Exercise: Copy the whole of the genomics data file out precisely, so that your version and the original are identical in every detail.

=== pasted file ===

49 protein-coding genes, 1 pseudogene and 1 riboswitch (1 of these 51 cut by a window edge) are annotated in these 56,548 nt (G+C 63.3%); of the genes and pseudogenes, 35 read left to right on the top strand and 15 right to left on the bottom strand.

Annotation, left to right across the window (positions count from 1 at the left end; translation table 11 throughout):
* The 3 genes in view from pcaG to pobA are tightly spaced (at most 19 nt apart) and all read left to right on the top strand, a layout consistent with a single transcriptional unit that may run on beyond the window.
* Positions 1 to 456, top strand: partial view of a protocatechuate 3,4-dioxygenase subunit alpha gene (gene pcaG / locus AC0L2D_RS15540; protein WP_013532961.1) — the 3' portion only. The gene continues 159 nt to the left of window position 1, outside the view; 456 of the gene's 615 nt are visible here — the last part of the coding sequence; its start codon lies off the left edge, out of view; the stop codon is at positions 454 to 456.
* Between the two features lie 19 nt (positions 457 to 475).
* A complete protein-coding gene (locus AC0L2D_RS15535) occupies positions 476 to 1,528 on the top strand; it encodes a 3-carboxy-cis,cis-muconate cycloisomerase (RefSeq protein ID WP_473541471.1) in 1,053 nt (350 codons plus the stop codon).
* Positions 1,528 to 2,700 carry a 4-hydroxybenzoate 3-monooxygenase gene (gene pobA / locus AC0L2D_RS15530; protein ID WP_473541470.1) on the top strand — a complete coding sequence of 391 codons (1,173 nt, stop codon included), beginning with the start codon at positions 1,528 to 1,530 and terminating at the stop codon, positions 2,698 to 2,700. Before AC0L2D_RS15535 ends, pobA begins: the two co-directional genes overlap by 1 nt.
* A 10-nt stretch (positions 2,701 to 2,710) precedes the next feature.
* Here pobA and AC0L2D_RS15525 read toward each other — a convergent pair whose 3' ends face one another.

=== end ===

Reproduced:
49 protein-coding genes, 1 pseudogene and 1 riboswitch (1 of these 51 cut by a window edge) are annotated in these 56,548 nt (G+C 63.3%); of the genes and pseudogenes, 35 read left to right on the top strand and 15 right to left on the bottom strand.

Annotation, left to right across the window (positions count from 1 at the left end; translation table 11 throughout):
* The 3 genes in view from pcaG to pobA are tightly spaced (at most 19 nt apart) and all read left to right on the top strand, a layout consistent with a single transcriptional unit that may run on beyond the window.
* Positions 1 to 456, top strand: partial view of a protocatechuate 3,4-dioxygenase subunit alpha gene (gene pcaG / locus AC0L2D_RS15540; protein WP_013532961.1) — the 3' portion only. The gene continues 159 nt to the left of window position 1, outside the view; 456 of the gene's 615 nt are visible here — the last part of the coding sequence; its start codon lies off the left edge, out of view; the stop codon is at positions 454 to 456.
* Between the two features lie 19 nt (positions 457 to 475).
* A complete protein-coding gene (locus AC0L2D_RS15535) occupies positions 476 to 1,528 on the top strand; it encodes a 3-carboxy-cis,cis-muconate cycloisomerase (RefSeq protein ID WP_473541471.1) in 1,053 nt (350 codons plus the stop codon).
* Positions 1,528 to 2,700 carry a 4-hydroxybenzoate 3-monooxygenase gene (gene pobA / locus AC0L2D_RS15530; protein ID WP_473541470.1) on the top strand — a complete coding sequence of 391 codons (1,173 nt, stop codon included), beginning with the start codon at positions 1,528 to 1,530 and terminating at the stop codon, positions 2,698 to 2,700. Before AC0L2D_RS15535 ends, pobA begins: the two co-directional genes overlap by 1 nt.
* A 10-nt stretch (positions 2,701 to 2,710) precedes the next feature.
* Here pobA and AC0L2D_RS15525 read toward each other — a convergent pair whose 3' ends face one another.